Manannan’s cloak is of invisibility, and is traditionally provided by the mists that swirl round Ellan Vannin, the Isle of Man. This doughty work of selection – which is also a mighty labour of love, since the anthologist has translated over 100 pages of Manx into as many pages of English – will actually do more to celebrate Manx than shroud it in more secrecy. It dispels the mists, revealing something of the reality of life as lived in Man these past five centuries. One’s own language gives a distinct flavour to literature, and not all of that is lost in the (very necessary) translation.
The earliest records of a Celtic language in Man date from ca 600, and include the proper name MaqLeog “Son of the physician”, which is still around as the popular surname Clague (and even Clegg!) The texts selected begin ca 1500, with the beginning of the “Traditionary Ballad” – Coontey Jeh Ellan Vannin Ayns Arrane, which is more literally translated as “Account of the Isle of Man in a Song”; the start is all about St Patrick, and how he brought the blessings of Christianity to the island in place of the “heathen” (Anchristee) god Mannanan (sic: we learn early than the Manx – or more traditionally Manks – people prefer to stress the first syllable).
Like the other Celtic languages, Manx’s literature is thereafter dominated by Christian devotions. This comes through in this anthology, and is a clear reflection of the only kind of cultural life which was available for (and hence valued by) largely illiterate folk for many centuries. However, this is not the exclusive tenor of the compositions which Carswell has collected and translated here: so besides Psalms, Gospels and “The Principles and Duties of Christianity – Coyrle Sodjeh” we have song after song, and ballad after ballad, many of which we learn to call ‘carval’. There are reminiscences of sea-battles “Thurot & Elliot 1760”, mythical arson “Fin & Oshin 1763”, and other nautical adventures. There are lusty translations or adaptations of Paradise Lost and The Rubaiyyat of Omar Khayyam; there is a satire on Manx politics worked out as a re-telling of the Three Little Pigs – Ny Three Muckyn Beggey. (Money, it turns out, is just as destructive as a lot of huff and puff.) Inevitably, there are also elegies for the Manx language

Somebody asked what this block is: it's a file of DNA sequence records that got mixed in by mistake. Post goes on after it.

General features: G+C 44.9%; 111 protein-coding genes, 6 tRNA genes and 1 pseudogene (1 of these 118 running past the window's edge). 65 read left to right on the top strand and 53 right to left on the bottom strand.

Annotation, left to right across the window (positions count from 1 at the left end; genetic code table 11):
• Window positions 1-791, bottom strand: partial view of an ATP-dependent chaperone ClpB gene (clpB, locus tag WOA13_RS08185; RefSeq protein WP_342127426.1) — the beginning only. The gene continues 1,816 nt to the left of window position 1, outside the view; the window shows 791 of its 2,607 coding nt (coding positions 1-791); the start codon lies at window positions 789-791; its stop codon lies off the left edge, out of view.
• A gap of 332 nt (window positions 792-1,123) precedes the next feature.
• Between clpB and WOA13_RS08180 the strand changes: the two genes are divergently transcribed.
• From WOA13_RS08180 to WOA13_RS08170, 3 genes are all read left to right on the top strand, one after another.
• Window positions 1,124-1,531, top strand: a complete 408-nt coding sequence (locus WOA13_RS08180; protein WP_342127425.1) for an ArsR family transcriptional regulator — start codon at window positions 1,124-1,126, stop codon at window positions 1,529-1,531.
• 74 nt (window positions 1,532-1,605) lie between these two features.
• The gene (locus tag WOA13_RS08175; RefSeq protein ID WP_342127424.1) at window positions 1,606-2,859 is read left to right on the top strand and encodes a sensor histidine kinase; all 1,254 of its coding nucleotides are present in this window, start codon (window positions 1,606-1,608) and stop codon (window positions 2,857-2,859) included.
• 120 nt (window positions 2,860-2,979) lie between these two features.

itself: but the context makes it clear that affection for the language has not been universal on the island. Life becomes a bit more prosaic after 1950: the proportion of verse falls, but reportage, journalism and novels (notably murder mysteries) all make an appearance. The publishing future looks full, and unpredictable.
The result, for the Manx-less reader, is a rapid course in the history and the distinctive world-view of the Manxman and Manxwoman (including a “Carval of Bad Women”), as well as a rapid practical introduction to the language: since all the text is translated line for line, those who know English and some form of Gaelic will find it fairly easy to pick out the language in its distinctive Angloid dressing.
As for the spelling system, it is clear that in the 19th century, it was hoped (even by the Manx grammarian and Bible-translator, John Kelly), that it would serve transitional literacy: learning to read in Manx would lead on to literacy and fluency in English, and so replace all need for Manx. In fact, although the decline of Manx in 19th and 20th centuries certainly did happen, this is now being partially reversed: sterling work goes on in a local Bunscoill Ghaelgach to give primary school children a firm grounding in the language; and the Angloid spelling conventions now serve to give Manx an identity distinct from the Gaelic of Scotland or Ireland. Sebba 2000 is an interesting supplement to this book, in reconstructing some of the linguistic politics here.*
This book is a very fitting Manx member of Francis Boutle’s sequence of anthologies of literature in the minority languages of Europe. We English are at last being shown some of the delights which have been going on beneath our raised noses for many centuries, and in a form which, while instructive to those of us who rely on a lingua franca, is also true to these peoples’ own words.
*Mark Sebba, 2000, “Orthography as Literacy: how Manx was ‘reduced to
writing'”. Bath: FEL IV (Ostler & Rudes, ed.): pp. 63-70